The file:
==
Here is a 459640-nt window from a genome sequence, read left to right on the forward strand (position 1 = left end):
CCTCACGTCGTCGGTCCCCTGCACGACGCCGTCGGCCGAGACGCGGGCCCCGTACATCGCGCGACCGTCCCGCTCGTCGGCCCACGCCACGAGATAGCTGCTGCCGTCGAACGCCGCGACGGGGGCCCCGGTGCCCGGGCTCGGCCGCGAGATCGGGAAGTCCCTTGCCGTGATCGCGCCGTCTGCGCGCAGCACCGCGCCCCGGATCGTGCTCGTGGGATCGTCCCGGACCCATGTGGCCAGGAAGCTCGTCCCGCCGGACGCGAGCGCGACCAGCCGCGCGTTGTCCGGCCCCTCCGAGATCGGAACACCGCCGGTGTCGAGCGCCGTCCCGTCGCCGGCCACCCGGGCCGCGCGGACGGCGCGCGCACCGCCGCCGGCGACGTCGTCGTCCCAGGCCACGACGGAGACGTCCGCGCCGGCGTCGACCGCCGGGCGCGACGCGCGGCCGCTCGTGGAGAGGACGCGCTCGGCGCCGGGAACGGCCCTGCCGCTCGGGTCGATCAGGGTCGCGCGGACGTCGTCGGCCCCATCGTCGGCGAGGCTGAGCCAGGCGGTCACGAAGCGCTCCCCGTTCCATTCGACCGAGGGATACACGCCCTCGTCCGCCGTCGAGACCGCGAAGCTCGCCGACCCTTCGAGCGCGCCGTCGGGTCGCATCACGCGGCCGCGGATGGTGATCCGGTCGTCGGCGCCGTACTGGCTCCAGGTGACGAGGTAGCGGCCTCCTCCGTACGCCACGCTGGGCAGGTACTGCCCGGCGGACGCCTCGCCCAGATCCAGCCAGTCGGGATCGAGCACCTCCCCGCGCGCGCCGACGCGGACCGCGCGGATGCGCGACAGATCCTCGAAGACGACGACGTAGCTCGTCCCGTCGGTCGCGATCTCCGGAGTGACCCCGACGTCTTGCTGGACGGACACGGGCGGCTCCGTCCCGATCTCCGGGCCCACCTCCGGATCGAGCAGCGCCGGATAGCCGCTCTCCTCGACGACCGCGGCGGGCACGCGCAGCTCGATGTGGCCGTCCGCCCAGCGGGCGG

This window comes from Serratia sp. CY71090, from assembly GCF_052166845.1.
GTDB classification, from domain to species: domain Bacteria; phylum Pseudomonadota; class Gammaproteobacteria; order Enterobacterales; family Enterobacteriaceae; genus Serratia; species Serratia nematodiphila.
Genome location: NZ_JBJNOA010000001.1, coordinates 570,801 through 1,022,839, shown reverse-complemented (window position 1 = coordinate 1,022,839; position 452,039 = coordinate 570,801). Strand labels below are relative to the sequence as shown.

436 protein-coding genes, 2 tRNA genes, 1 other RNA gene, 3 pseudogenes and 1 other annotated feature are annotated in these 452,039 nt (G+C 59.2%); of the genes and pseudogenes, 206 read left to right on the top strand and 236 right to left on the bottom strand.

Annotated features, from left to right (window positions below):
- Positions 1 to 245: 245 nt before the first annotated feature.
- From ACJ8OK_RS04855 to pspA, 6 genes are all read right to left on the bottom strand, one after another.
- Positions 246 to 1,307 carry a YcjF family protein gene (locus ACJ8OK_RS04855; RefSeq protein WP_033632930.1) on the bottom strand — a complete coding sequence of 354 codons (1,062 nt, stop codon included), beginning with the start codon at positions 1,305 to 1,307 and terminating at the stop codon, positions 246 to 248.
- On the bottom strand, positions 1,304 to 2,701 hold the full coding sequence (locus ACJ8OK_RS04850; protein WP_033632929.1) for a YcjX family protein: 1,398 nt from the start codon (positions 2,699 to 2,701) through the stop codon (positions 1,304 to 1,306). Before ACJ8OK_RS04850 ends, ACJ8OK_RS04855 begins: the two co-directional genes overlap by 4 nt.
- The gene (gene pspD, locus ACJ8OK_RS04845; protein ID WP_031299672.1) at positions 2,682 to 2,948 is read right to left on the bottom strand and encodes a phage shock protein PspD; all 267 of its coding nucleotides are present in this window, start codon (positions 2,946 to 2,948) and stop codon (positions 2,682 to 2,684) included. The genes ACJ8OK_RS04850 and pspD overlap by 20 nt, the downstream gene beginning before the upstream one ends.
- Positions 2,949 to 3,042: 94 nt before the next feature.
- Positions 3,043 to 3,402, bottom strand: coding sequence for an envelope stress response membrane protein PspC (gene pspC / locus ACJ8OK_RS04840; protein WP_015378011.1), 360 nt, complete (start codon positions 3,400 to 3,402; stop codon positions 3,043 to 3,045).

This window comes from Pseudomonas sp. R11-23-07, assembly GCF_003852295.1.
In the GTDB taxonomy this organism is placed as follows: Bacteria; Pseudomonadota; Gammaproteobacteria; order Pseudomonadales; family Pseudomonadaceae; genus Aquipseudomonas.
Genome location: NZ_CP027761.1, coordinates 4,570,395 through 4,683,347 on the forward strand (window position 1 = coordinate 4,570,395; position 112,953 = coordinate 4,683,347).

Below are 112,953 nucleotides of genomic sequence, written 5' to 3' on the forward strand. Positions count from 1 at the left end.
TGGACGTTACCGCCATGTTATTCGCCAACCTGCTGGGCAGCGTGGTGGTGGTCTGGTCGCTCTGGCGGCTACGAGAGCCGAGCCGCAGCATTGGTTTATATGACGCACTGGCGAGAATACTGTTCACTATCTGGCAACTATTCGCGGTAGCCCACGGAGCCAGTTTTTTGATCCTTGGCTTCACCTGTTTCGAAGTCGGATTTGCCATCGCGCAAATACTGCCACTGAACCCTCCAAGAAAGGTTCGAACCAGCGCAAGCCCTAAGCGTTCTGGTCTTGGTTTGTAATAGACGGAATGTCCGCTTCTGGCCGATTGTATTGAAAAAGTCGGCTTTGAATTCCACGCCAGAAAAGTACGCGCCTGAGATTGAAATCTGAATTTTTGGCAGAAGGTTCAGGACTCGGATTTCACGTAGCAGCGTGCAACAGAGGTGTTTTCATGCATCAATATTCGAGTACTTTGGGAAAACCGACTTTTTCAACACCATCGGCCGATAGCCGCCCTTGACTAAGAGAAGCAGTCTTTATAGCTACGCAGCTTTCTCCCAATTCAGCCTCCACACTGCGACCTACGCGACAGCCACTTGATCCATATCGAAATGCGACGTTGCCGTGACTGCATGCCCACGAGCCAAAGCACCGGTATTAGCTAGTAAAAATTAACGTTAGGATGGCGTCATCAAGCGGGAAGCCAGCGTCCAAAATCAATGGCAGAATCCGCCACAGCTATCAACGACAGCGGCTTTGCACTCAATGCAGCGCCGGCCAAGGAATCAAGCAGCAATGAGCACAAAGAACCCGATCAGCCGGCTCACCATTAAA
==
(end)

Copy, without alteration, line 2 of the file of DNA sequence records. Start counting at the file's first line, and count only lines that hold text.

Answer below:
CCTCACGTCGTCGGTCCCCTGCACGACGCCGTCGGCCGAGACGCGGGCCCCGTACATCGCGCGACCGTCCCGCTCGTCGGCCCACGCCACGAGATAGCTGCTGCCGTCGAACGCCGCGACGGGGGCCCCGGTGCCCGGGCTCGGCCGCGAGATCGGGAAGTCCCTTGCCGTGATCGCGCCGTCTGCGCGCAGCACCGCGCCCCGGATCGTGCTCGTGGGATCGTCCCGGACCCATGTGGCCAGGAAGCTCGTCCCGCCGGACGCGAGCGCGACCAGCCGCGCGTTGTCCGGCCCCTCCGAGATCGGAACACCGCCGGTGTCGAGCGCCGTCCCGTCGCCGGCCACCCGGGCCGCGCGGACGGCGCGCGCACCGCCGCCGGCGACGTCGTCGTCCCAGGCCACGACGGAGACGTCCGCGCCGGCGTCGACCGCCGGGCGCGACGCGCGGCCGCTCGTGGAGAGGACGCGCTCGGCGCCGGGAACGGCCCTGCCGCTCGGGTCGATCAGGGTCGCGCGGACGTCGTCGGCCCCATCGTCGGCGAGGCTGAGCCAGGCGGTCACGAAGCGCTCCCCGTTCCATTCGACCGAGGGATACACGCCCTCGTCCGCCGTCGAGACCGCGAAGCTCGCCGACCCTTCGAGCGCGCCGTCGGGTCGCATCACGCGGCCGCGGATGGTGATCCGGTCGTCGGCGCCGTACTGGCTCCAGGTGACGAGGTAGCGGCCTCCTCCGTACGCCACGCTGGGCAGGTACTGCCCGGCGGACGCCTCGCCCAGATCCAGCCAGTCGGGATCGAGCACCTCCCCGCGCGCGCCGACGCGGACCGCGCGGATGCGCGACAGATCCTCGAAGACGACGACGTAGCTCGTCCCGTCGGTCGCGATCTCCGGAGTGACCCCGACGTCTTGCTGGACGGACACGGGCGGCTCCGTCCCGATCTCCGGGCCCACCTCCGGATCGAGCAGCGCCGGATAGCCGCTCTCCTCGACGACCGCGGCGGGCACGCGCAGCTCGATGTGGCCGTCCGCCCAGCGGGCGG